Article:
Skip to main content

Temporal and spatial variation in adult and juvenile mobile fauna associated with natural and artificial coastal habitats.

Hall, A. E., Herbert, R. J.H. and Stafford, R., 2021. Temporal and spatial variation in adult and juvenile mobile fauna associated with natural and artificial coastal habitats. Marine Biology, 168 (2), 19.

Full text available as:

[img]
Preview
PDF
Hall2021_Article_TemporalAndSpatialVariationInA.pdf - Published Version
Available under License Creative Commons Attribution.

1MB

DOI: 10.1007/s00227-021-03823-0

Abstract

Coastal habitats are important for commercially exploited and protected species of fish and larger mobile invertebrates. The addition of artificial structures within the marine environment has the potential to alter the connectivity between habitats and to affect metapopulations of a region. Baited remote underwater videos (BRUV) were used to investigate the spatial and seasonal variation in abundance of adult and juvenile mobile species associated with subtidal natural and artificial habitats within Poole Bay on the south coast of England in 2019. Metrics included the relative maximum abundance (MaxN), number of species seen (S), assemblage structure and size range of fish. Higher values of MaxN and S were recorded on artificial structures in the spring and early summer; however, this pattern was reversed by mid-summer and early autumn when more fish were recorded on the natural reefs. Yet overall differences in MaxN and S between habitats were not significant. Differences in assemblage composition between habitats varied monthly, but this was mostly driven by particular sites. Although most fish observed were juveniles, there were some seasonal differences in the size of fish using natural and artificial sites, especially bib (Trisopterus luscus), black bream (Spondyliosoma cantharus), bass (Dicentrarchus labrax) and pollack (Pollachius pollachius). The artificial habitats in this region appeared to be important in certain months, so temporal studies of this type need to be incorporated within surveys, particularly those in proximity to protected areas.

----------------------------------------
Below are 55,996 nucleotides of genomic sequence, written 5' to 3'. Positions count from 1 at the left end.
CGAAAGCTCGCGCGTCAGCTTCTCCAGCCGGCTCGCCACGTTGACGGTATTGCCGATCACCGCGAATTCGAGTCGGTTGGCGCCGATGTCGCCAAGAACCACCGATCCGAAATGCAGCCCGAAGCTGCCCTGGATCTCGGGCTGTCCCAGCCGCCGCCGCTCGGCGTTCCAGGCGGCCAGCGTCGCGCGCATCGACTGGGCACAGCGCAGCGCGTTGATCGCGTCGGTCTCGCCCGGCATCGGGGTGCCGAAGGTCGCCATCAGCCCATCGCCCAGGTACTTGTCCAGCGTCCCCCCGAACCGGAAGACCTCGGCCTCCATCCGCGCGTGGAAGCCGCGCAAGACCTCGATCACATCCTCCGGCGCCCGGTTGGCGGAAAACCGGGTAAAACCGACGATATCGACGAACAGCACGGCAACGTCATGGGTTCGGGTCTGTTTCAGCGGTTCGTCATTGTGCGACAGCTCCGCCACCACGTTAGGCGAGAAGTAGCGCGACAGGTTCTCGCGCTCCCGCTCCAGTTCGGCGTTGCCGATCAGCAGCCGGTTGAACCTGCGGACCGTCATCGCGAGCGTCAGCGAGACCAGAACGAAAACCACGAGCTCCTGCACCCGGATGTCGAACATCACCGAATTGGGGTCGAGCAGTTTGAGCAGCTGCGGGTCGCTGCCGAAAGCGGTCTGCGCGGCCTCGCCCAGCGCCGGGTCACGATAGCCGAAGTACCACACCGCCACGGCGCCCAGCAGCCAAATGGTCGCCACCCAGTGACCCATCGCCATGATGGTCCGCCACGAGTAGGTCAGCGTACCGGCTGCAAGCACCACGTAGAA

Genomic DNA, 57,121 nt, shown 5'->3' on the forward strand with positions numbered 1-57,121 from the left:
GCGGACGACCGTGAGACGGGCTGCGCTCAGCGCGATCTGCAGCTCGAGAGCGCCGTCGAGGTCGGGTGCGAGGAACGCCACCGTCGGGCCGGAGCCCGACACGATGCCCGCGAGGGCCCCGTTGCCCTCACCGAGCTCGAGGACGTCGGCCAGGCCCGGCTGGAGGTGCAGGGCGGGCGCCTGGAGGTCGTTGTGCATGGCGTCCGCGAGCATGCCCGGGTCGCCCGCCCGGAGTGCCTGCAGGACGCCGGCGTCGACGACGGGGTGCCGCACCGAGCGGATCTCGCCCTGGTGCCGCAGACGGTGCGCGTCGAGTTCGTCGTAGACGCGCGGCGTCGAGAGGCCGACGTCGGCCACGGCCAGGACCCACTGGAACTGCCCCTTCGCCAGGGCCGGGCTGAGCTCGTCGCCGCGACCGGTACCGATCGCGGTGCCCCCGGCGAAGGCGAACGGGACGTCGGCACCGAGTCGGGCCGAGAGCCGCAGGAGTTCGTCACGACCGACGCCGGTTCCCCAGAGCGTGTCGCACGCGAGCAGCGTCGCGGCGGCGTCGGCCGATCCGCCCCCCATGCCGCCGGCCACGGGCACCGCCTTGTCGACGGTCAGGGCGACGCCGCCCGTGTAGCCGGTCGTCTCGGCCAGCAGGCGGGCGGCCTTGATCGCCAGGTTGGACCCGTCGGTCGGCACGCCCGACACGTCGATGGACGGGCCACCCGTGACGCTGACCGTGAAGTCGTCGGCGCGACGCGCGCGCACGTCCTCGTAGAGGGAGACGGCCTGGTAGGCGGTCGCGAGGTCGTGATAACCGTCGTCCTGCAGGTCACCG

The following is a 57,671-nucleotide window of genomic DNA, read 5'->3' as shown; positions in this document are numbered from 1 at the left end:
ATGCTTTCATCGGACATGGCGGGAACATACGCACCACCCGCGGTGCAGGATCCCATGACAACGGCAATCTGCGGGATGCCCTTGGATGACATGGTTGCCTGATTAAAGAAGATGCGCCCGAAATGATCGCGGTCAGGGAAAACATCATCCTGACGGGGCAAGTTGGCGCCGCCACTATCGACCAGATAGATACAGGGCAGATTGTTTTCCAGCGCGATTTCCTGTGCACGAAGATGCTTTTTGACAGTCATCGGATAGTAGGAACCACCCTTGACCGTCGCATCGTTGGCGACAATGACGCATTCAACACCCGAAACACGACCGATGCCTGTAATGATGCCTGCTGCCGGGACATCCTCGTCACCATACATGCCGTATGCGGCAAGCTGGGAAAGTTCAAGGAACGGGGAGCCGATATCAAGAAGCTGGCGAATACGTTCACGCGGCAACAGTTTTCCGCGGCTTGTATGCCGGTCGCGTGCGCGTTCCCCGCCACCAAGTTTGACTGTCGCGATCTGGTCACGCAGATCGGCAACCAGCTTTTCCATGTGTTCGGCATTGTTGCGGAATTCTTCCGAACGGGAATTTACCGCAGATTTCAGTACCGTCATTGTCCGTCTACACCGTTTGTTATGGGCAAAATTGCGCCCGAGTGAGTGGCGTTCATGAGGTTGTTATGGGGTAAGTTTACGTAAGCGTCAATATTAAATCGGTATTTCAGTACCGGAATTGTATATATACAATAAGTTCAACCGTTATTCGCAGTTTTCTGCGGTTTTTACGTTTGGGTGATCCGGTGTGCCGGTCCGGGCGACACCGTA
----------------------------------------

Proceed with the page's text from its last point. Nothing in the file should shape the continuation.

Item Type:Article
ISSN:0025-3162
Additional Information:Funding This research was funded by Interreg Atlantic area project 3DPARE (EAPA_174/2016)
Group:Faculty of Science & Technology
ID Code:35102
Deposited By: Unnamed user with email symplectic@symplectic
Deposited On:26 Jan 2021 15:28
Last Modified:23 Feb 2021 10:01

Downloads

Downloads per month over past year

More statistics for this item...
Repository Staff Only -